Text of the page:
Tags Occupy Wall Street
Tag: Occupy Wall Street
We feel it’s important to be a part of this conversation. If there’s a national and international conversation going on against capitalism and imperialism, we need to be a part of that. But folks also gotta undersand that racism needs to be talked about and that white privilege still exists.
When Malik Rhasaan first visited the Occupy Wall Street park at Liberty Square, he noticed that there was a lack of people of color. “Something needed to be done and I started the hash tag #occupythehood and from there it kind of swelled,” said Rhasaan, getting support from everyone from “professors down to cats who just got out of prison.”
Recent events illustrate that the imperialist countries are committed to drastic changes in the political situation inside of Somalia. Over the last few months the Pentagon has stationed drones in Somalia, where attacks have been carried out on a daily basis resulting in the deaths of hundreds of civilians.
After nearly three decades on Pennsylvania’s death row, former Black Panther Party member and world-renowned journalist Mumia Abu-Jamal was moved off Death Row on Dec. 11, following an announcement by Philadelphia DA Seth Williams that he would no longer seek Abu-Jamal’s execution. "On Thursday, Dec. 8, I attended the Fraternal Order of Police rally, a shocking display of naked calls for harm to Mumia," said Noelle Hanrahan. "What a dramatic contrast to the defense rally the next night at the Constitution Center. One was all about love, the other all about hate."
The key factor thus far in failing to harness the mass support of the people is the lack of broad-based, articulable demands around which the uncommitted people who may support our message but not our movement can be educated, organized and mobilized to join the movement and transform not only the nature and structure of U.S. society, but the WORLD.
While the current near collapse of U.S. capitalism has been ugly for so many millions, what biased media and political elites suggest with rhetoric turning more critical of Occupy Wall Street is that the tent cities, rather than what caused them, have to be made to disappear.
“I think that we’ve decided that the twinkling fingers and all of that may not be for us,” said Uhuru. “We remain in solidarity. But we want to be able to speak and then act autonomously and really get involved in grassroots causes.”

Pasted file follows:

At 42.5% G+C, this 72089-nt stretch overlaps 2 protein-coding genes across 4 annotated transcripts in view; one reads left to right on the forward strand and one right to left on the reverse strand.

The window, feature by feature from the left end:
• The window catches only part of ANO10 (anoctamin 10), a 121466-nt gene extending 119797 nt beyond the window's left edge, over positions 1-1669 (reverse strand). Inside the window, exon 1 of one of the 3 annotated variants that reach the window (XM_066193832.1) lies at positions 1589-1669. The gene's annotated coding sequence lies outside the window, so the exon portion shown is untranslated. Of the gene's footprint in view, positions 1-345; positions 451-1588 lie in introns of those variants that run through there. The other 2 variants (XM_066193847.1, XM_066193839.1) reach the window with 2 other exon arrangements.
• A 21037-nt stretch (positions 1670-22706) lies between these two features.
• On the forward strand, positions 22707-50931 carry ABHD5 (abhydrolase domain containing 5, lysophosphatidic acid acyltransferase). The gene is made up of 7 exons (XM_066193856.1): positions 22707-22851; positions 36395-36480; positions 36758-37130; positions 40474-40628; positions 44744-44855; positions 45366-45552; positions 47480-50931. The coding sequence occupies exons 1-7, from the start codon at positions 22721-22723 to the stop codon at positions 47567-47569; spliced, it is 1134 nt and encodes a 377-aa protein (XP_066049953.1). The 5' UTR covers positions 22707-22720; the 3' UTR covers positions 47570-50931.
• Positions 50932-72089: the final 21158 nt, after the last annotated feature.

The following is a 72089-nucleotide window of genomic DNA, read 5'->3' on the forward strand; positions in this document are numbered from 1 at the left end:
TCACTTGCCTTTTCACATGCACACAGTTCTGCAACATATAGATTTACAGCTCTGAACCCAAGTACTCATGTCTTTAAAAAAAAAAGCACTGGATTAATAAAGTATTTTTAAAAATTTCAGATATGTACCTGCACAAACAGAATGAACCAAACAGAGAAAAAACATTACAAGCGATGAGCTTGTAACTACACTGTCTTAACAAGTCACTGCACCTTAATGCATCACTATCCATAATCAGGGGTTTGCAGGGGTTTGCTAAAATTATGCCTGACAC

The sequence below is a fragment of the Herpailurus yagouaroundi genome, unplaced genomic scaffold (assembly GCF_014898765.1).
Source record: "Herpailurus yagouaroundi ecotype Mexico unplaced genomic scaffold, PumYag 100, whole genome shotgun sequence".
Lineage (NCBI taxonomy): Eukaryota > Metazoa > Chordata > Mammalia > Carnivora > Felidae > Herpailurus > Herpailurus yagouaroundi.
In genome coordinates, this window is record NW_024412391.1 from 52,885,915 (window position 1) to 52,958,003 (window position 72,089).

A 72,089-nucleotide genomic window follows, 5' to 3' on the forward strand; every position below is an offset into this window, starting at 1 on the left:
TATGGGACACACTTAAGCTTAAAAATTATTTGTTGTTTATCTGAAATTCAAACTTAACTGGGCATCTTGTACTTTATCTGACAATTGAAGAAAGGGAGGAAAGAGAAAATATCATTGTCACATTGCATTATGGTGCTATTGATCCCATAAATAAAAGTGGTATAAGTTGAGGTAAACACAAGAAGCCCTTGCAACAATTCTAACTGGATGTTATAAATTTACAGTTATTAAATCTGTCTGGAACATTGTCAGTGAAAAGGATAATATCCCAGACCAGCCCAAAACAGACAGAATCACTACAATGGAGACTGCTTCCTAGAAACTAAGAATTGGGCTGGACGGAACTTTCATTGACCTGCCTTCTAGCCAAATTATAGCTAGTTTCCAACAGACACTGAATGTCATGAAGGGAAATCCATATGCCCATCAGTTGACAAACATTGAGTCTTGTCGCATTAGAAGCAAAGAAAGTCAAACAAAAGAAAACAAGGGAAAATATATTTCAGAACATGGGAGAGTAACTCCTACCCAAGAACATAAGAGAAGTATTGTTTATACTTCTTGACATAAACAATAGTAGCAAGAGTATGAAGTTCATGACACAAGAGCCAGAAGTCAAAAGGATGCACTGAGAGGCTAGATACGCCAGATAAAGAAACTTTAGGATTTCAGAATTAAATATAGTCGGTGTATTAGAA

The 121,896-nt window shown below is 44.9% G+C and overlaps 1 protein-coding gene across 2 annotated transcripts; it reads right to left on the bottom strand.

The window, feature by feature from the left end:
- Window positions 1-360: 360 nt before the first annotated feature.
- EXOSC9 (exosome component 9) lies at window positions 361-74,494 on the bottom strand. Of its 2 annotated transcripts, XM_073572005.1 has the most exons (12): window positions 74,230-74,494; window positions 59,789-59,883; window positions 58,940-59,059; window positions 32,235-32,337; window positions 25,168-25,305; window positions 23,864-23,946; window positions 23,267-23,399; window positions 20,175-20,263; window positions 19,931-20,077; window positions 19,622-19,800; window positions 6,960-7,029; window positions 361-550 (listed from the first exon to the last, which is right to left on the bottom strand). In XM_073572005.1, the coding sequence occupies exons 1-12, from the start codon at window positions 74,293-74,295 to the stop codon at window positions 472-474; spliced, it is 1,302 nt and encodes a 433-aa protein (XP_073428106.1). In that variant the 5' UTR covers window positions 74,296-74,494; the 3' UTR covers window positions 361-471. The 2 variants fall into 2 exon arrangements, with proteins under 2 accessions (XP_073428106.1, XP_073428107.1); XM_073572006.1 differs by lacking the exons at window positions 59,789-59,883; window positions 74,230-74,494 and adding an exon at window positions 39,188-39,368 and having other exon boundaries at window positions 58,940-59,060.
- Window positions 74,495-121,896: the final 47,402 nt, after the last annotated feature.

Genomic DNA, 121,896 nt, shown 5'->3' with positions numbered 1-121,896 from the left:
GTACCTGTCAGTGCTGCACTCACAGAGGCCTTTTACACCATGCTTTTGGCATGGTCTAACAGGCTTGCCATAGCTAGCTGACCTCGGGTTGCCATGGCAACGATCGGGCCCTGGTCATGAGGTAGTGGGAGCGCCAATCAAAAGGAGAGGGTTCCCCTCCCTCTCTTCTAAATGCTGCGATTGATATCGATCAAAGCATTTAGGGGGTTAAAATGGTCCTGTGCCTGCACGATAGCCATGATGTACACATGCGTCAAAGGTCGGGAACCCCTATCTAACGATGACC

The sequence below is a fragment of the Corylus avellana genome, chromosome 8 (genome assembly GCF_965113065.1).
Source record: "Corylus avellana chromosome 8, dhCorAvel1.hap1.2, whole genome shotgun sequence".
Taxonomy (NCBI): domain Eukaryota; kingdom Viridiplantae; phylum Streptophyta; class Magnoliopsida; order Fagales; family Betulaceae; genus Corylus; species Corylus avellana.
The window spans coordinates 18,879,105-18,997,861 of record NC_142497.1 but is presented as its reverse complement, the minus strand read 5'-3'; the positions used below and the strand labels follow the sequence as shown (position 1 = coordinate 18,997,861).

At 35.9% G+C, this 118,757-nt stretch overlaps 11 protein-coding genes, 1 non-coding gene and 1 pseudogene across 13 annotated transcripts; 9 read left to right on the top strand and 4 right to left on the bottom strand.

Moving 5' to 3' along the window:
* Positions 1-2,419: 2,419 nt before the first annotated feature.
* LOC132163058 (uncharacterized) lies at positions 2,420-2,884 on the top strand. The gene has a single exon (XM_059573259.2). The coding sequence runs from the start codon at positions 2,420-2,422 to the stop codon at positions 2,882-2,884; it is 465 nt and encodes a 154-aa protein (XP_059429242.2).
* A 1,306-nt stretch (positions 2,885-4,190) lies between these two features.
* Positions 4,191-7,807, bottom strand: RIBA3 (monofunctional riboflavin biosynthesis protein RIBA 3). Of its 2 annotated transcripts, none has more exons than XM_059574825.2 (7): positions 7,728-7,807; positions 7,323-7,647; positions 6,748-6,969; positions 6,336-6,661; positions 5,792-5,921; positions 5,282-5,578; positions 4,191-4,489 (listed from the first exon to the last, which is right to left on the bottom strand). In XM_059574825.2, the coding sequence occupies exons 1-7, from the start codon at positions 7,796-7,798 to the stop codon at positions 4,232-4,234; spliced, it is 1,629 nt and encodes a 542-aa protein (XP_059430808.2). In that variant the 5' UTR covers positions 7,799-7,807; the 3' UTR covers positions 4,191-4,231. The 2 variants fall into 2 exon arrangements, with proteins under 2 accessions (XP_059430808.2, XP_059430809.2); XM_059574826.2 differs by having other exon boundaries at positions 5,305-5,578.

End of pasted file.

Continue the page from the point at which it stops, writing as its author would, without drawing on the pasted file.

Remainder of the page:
Join the Occupy movement. But join with caution and ask yourselves of any movement: Does this group have a collective goal or game plan to work on which assures that we, Black people, are making progress for our people every day, if not every hour?
I have been invigorated and moved by the energy surrounding Occupy NOLA. Yet I’ve been faced with the tensions being articulated by so many folks on the Left: How can this energy be connected to and further long-standing organizing work for social and economic justice?
All of this was more than a reaction to the Occupy movement. It’s best understood as the latest battle between police and residents in at least two years of civil unrest in the city, beginning with the killing of Oscar Grant by ex-transit officer Johannes Mehserle on New Year’s Day 2009.
The Boston Tea Party was a great event not only of rebellion, but law-breaking. Imagine the worth of crates of imported tea, broken into and tossed into the Boston harbor. Were they un-American? They destroyed private property. They reacted to the rich getting richer by looting their warehouses.
A municipal bank is finally on the table, and Supervisor and mayoral candidate John Avalos has scheduled a public hearing at San Francisco City Hall for Oct. 24, 10 a.m., in Room 250. There will be time for public comment. At least four mayoral candidates are outspoken advocates for a municipal bank: Supervisor Avalos, Public Defender Jeff Adachi, Terry Baum of the Green Party and state Sen. Leland Yee.
Black and Brown folks have long known that whenever economic troubles “necessitate” austerity measures and the people are asked to tighten their belts, we are the first to lose our jobs, our children’s schools are the first to lose funding, and our bodies are the first to be brutalized and caged. Only we can speak this truth to power.
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